Your very affectionate and humble servant, H. Cromwell.

September 18. 1658.

I have sent his highness an addresse subscribed by the field officers here about town, which will bee sent in like manner from the army so soon as returned.

H. Cromwell, lord deputy of Ireland, to the protector Richard.

In the possession of William Cromwell esq;

May it please your Highness,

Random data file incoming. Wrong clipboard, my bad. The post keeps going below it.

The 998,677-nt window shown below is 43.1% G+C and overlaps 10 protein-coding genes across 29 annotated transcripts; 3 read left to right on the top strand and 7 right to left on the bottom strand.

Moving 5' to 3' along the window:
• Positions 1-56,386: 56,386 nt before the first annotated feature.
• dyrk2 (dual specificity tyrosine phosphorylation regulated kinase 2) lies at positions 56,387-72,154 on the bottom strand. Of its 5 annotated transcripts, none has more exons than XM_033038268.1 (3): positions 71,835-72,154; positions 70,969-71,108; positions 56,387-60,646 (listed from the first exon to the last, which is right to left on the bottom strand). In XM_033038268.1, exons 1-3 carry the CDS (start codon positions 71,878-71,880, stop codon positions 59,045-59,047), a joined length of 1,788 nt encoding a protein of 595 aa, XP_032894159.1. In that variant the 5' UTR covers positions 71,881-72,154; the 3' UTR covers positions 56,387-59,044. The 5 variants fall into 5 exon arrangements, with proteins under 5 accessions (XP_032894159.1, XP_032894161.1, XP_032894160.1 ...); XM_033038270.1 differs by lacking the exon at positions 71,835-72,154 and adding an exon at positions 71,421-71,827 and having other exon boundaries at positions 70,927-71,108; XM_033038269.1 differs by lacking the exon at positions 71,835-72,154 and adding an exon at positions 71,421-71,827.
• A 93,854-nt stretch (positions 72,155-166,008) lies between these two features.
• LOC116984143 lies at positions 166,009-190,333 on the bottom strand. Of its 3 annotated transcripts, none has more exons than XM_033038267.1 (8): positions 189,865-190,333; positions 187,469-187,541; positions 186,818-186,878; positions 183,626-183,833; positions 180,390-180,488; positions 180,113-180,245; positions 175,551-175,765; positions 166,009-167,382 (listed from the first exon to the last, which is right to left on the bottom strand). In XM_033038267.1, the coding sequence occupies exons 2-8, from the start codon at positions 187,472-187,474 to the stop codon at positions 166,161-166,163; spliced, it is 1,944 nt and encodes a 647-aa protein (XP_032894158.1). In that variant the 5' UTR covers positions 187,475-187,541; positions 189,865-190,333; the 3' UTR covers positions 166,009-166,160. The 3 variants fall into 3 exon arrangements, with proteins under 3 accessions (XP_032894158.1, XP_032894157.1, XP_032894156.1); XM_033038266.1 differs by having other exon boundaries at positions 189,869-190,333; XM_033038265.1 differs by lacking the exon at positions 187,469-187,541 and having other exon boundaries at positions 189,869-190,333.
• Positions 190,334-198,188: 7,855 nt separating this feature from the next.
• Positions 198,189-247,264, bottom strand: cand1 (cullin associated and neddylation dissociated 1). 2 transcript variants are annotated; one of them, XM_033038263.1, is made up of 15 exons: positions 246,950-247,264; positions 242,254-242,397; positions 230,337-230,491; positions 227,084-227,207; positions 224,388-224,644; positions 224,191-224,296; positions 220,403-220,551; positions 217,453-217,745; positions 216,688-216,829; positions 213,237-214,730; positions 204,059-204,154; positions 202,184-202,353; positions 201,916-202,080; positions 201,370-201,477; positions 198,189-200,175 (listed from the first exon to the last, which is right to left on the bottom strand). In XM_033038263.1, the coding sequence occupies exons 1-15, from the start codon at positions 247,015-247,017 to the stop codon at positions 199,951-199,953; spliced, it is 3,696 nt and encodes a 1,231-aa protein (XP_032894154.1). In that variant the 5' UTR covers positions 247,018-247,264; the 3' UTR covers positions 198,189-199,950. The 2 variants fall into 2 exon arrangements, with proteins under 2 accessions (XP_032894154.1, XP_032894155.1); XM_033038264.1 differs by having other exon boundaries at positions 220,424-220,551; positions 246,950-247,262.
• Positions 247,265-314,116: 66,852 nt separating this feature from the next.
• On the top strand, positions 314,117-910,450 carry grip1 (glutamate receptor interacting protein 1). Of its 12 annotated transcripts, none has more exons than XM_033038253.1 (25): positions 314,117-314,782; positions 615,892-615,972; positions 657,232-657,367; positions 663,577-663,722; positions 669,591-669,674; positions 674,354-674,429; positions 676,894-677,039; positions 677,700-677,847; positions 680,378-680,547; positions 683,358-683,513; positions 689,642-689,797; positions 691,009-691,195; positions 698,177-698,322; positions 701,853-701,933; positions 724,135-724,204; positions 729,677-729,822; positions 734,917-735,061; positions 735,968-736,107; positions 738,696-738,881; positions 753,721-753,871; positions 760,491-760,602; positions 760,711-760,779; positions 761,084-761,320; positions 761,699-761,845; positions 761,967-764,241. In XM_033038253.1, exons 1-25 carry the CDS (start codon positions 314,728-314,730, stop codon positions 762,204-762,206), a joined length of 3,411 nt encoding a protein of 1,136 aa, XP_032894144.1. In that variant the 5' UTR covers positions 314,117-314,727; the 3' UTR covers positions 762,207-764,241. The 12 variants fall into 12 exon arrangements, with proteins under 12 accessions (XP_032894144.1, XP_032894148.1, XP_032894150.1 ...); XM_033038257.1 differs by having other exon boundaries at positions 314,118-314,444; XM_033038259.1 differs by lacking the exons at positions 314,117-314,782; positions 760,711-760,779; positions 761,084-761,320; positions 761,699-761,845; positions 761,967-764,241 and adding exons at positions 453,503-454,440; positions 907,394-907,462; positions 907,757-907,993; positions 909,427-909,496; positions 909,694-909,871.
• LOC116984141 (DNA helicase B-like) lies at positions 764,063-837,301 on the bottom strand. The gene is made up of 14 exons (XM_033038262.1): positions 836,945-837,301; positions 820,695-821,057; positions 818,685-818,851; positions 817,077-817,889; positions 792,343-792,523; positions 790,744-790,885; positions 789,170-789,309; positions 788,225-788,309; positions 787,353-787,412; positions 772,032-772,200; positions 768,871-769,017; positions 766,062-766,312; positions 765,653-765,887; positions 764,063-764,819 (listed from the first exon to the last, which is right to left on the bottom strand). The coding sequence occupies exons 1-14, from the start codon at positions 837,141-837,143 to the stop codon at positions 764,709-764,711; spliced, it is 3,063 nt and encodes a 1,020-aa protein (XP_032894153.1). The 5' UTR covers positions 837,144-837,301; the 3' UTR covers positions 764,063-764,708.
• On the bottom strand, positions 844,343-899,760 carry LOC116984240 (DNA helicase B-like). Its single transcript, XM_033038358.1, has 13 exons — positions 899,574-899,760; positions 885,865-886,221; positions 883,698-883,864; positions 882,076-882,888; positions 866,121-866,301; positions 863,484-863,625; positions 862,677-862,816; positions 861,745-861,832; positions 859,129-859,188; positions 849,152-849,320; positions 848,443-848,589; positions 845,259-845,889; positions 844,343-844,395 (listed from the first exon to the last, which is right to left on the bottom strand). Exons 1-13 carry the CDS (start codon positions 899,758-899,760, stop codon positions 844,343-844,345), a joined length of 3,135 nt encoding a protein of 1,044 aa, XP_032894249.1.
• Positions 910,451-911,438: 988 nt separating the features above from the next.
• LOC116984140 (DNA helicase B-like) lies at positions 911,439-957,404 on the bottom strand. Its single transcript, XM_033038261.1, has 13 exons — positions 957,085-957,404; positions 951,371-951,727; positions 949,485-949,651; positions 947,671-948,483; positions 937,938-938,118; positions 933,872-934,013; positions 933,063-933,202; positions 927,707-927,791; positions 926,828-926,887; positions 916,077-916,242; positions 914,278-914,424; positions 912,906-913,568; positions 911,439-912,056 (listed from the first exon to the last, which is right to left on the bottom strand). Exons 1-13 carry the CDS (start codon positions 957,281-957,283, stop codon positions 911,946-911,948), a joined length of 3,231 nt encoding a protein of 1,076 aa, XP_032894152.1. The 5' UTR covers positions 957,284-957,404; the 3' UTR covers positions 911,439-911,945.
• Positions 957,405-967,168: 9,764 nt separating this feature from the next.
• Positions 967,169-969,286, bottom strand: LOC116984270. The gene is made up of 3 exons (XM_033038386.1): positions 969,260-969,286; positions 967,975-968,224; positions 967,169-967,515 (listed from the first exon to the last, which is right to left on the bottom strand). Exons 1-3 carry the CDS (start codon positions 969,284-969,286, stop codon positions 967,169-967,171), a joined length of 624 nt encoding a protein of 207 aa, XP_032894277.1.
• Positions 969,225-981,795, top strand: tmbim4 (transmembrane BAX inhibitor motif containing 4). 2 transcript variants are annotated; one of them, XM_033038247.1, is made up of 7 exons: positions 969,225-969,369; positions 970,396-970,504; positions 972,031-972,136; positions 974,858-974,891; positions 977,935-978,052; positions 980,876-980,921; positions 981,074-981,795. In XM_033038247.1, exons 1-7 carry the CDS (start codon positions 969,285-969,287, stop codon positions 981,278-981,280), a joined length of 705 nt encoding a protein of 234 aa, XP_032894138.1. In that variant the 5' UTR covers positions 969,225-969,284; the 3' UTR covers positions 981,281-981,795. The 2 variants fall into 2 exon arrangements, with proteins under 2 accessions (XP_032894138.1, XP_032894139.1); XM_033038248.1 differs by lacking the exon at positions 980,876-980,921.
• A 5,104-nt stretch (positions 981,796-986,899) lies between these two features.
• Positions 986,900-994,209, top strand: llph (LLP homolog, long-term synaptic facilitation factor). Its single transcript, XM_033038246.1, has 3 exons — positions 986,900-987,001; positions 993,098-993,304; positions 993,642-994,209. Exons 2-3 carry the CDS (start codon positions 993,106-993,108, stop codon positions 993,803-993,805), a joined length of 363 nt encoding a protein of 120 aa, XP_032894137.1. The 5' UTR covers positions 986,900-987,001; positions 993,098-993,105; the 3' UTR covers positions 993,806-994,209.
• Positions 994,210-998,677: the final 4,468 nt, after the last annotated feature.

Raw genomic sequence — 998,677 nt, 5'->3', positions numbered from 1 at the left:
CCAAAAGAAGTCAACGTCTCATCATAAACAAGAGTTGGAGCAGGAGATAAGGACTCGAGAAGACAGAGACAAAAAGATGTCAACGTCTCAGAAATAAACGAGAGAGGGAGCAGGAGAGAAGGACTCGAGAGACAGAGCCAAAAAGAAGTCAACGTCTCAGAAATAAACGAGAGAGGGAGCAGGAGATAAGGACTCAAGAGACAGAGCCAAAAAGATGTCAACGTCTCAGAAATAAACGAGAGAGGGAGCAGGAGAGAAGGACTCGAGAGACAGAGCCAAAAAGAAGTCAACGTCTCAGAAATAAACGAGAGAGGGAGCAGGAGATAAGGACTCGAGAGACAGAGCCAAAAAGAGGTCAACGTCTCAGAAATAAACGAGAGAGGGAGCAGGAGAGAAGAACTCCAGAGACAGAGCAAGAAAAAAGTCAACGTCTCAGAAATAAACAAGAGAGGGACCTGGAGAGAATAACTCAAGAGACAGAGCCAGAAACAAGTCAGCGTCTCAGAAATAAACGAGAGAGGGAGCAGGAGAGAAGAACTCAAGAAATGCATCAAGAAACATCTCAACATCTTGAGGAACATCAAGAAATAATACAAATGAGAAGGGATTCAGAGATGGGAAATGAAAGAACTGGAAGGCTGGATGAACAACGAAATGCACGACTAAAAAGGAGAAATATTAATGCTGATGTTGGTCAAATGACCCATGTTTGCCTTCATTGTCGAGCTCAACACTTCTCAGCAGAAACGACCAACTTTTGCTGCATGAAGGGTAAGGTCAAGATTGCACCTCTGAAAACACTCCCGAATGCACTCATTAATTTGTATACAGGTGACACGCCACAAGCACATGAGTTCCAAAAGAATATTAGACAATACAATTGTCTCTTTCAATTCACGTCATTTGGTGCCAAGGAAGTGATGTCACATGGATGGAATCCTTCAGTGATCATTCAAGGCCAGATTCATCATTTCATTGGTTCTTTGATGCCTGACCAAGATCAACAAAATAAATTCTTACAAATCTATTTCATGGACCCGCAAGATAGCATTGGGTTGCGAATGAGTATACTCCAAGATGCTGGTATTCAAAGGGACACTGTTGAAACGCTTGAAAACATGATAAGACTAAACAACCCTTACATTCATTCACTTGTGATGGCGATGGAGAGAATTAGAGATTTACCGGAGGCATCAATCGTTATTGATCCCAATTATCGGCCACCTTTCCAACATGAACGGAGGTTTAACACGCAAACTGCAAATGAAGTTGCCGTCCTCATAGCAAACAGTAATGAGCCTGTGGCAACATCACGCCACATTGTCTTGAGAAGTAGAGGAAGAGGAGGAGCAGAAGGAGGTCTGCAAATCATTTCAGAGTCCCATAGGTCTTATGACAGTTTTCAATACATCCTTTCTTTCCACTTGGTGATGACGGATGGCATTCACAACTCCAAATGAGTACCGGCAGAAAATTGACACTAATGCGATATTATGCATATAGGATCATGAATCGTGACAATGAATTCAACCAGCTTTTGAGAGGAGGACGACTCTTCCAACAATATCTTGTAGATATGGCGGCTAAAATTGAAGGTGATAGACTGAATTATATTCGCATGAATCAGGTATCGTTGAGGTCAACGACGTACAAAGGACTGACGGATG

I Received a letter from your highness by Mr. Underwood, who, according to your comands, hath given me a particular account of the sickness and death of his late highness my dear father, which was such an amazing stroke, that it did deeply affect the heart of every man; much more may it doe those of a nearer relation. And indeed, for my own part, I am so astonish'd at it, that I know not what to say or write upon this so sad and grievous occasion. I know it is our duties upon all accounts to give submission to the will of God, and to be awakened by this mighty noise from the Lord to look into our own hearts and wayes, and to put our mouths in the dust, acknowledging our own vileness and sinfulness before him, that so, if possible, we may thereby yet obtain mercy from him for ourselves and these poor nations. As this stroke was very stupendous, so the happy news of his late highness leaving us so hopefull a foundation for our future peace, in appointing your highness his successor, coming along with it to us, did not a little allay the other. For my part, I can truly say, I was relieved by it, not only upon the public consideration, but even upon the account of the goodness of God to our poor family, who hath preserved us from the contempt of our enemy. I gave a late account to Mr. secretary Thurloe of what passed about the proclaiming your highness here, which, I may say without vanity, was with as great joy and generall satisfaction, as (I believe ) in the best affected places in England. I doubt not but to give your highness as good an account of the rest of the places in Ireland, so soon as the proclamations are returned. I did also give some account of the speedy compliance of the army, whose obedience your highness may justly require at my hands. Now, that the God and father of your late father and mine, and your highness's predecessor, would support you, and by pouring down a double portion of the same spiritt, which was so eminently upon him, would enable you to walk in his steps, and to do worthily for his name, cause and people, and continually preserve you in so doing, is and shall be the servent and dayly prayer of